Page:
Acclimation to partial autonomy can be dangerous, study shows
Trust is generally a good thing. In the case of partially autonomous driving systems, however, trust may increase risk, rather than decrease it.
The Insurance Institute for Highway Safety and the Massachusetts Institute of Technology’s AgeLab recently conducted a month-long study with 20 Massachusetts-based volunteers. The researchers found that as drivers became comfortable to their vehicles’ various driver-assist features, they became increasingly sloppy—dropping their hands off the steering wheel or looking away from the road to the console or their cell phone.
Are the results apocalyptic? Not exactly; the researchers’ findings are mostly in line with common sense. The more the vehicle absorbs driving duties for you, the more likely you are to get bored and want to do something else … like check your phone. Want to stay safe? Pay attention to the actual duty of driving.
We’ll break down the details of the study.
Ten of the participants spent the month driving a Range Rover Evoque and the other a Volvo S90. Both vehicles feature adaptive cruise control (ACC), which controls speed and following distance, but the S90 possesses a wider range of driver-assist tech. Volvo’s Pilot Assist, when activated, controls speed, following distance, and lane position. Volvo’s system qualifies as Level 2 autonomy and fits into the same SAE category as Cadillac’s Super Cruise and Tesla’s Autopilot; adaptive cruise control is Level 1.
At first, the observers didn’t notice much. At the end of the month, though, that changed. The likelihood that drivers would take their eyes off the road or their hands off the wheel had increased dramatically as the participants acclimated to the driver-assist features.
The IIHS noted that the Level 2 system used in the Volvo (Pilot Assist) had a much greater impact on driver awareness. By instilling more confidence in the vehicle’s ability to drive itself—the system not only minds the edges of the lane, but centers the car within it—Pilot Assist had a “dramatic” effect on driver attention.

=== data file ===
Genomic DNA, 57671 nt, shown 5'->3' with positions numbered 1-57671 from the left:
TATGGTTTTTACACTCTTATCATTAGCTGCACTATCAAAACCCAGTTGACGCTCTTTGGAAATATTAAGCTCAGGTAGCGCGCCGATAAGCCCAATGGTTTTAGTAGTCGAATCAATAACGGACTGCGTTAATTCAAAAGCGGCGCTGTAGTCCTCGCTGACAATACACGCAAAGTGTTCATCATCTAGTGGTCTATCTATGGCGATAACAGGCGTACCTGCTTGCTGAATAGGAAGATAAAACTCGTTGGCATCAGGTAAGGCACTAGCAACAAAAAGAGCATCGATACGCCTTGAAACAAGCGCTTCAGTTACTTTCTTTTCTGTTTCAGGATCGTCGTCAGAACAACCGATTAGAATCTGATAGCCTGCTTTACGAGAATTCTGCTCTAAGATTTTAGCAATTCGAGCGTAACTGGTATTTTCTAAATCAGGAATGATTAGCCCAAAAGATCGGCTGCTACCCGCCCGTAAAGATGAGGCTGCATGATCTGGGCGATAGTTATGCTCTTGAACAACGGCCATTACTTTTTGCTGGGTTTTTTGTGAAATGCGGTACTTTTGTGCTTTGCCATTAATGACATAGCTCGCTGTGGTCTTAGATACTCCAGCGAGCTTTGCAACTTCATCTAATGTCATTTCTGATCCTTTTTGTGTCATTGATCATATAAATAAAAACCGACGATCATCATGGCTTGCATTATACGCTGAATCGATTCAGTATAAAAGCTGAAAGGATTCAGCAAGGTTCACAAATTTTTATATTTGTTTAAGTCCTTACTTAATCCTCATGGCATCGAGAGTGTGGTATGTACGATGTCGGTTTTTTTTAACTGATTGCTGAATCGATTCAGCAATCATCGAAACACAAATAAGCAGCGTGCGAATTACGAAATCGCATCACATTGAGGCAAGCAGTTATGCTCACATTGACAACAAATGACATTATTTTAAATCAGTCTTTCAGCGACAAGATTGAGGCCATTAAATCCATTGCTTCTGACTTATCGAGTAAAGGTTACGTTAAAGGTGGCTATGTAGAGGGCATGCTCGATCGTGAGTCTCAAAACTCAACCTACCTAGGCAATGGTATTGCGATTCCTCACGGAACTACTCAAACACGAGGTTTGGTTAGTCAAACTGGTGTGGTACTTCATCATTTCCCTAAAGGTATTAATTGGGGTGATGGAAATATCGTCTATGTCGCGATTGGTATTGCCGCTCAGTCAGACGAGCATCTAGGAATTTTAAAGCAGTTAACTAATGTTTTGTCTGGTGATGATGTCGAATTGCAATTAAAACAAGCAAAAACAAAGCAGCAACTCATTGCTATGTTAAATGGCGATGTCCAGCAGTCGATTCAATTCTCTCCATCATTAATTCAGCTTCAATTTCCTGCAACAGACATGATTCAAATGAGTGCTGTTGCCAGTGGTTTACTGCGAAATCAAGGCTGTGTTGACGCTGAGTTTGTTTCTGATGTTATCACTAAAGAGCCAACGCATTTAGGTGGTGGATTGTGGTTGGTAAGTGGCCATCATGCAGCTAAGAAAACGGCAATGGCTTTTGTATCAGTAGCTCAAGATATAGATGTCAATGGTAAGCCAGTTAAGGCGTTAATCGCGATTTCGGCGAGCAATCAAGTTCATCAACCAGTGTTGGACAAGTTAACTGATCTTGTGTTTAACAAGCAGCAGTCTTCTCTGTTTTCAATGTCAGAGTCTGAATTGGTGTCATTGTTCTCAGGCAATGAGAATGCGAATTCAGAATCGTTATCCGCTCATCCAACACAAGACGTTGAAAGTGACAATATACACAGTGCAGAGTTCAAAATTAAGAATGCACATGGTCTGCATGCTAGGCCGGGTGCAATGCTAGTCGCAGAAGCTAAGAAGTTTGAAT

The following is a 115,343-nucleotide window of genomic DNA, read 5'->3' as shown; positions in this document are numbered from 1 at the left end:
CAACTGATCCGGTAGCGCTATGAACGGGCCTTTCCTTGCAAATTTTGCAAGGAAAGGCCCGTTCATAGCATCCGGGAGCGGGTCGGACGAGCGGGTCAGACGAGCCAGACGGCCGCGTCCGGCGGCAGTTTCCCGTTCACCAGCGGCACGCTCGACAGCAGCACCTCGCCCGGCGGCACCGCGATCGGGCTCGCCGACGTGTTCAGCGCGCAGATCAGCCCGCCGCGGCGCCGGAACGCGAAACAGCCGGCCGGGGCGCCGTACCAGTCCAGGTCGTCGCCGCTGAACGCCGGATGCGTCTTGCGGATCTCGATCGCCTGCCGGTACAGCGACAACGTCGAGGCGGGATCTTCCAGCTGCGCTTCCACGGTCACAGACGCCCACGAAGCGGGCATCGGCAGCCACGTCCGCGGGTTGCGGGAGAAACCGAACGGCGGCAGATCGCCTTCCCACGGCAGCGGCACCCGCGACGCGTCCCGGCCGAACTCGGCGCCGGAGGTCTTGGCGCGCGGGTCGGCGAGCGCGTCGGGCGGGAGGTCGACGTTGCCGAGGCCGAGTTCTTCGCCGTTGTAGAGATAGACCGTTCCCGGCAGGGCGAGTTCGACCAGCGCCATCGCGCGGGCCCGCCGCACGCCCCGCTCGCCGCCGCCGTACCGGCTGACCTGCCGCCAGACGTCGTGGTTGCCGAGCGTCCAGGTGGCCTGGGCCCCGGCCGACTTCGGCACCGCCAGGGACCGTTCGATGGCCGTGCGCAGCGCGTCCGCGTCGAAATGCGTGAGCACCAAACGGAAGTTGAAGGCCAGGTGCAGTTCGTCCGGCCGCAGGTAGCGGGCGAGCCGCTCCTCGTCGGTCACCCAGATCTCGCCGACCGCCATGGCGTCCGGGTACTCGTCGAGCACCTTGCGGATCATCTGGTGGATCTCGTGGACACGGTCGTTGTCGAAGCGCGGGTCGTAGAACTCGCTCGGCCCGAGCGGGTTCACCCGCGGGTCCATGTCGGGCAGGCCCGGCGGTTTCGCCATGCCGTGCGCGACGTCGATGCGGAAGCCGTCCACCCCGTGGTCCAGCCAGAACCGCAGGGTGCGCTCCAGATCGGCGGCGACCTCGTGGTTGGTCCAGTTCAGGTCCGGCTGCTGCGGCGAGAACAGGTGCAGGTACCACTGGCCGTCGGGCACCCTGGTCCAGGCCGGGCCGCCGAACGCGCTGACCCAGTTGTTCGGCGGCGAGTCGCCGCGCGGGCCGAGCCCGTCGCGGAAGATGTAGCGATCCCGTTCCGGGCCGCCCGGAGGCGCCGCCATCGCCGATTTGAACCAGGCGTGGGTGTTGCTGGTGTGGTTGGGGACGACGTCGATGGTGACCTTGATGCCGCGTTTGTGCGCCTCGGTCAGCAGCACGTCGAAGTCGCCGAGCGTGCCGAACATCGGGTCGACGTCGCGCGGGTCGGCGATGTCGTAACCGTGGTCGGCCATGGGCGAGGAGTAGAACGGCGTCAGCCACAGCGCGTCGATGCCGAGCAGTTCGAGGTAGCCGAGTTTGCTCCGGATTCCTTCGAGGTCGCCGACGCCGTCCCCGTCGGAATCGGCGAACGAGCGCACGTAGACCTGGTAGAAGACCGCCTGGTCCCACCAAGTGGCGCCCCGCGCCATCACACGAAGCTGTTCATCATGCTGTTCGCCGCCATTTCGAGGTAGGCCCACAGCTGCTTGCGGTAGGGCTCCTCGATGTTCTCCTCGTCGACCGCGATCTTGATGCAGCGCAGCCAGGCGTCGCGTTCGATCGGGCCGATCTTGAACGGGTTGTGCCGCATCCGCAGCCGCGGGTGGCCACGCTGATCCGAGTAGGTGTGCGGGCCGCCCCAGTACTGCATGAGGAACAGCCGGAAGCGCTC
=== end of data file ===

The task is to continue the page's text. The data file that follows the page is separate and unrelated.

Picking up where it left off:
“Drivers were more than twice as likely to show signs of disengagement after a month of using Pilot Assist compared with the beginning of the study,” says Ian Reagan, IIHS senior research scientist and the lead author of the study. “Compared with driving manually, they were more than 12 times as likely to take both hands off the wheel after they’d gotten used to how the lane centering worked.”
The adaptive cruise control system seemed to keep drivers a bit more occupied with the actual duty of driving; in the Volvo, however, drivers developed a preference for the more robust Pilot Assist system. “Only four out of 10 drivers used ACC alone after gaining familiarity with the systems,” the study reveals.
Interestingly, although Evoque drivers who favored ACC did pick up their phones more often than Evoque drivers who went the “manual” route, they didn’t commit the cardinal sin of actually texting.
The IIHS uses this study to promote its recommendations for more robust alerts—think icons, sounds, seat vibrations, or even brake pulses—to accompany partially autonomous driving systems. We’d like to point out that the simplest solution to the problem of distracted driving sits between the ears of every driver. Even if you’re not caught up in a transcendent experience of driving bliss every time you make a grocery run, pay attention. Cars are instruments, not conductors—not matter how well-equipped.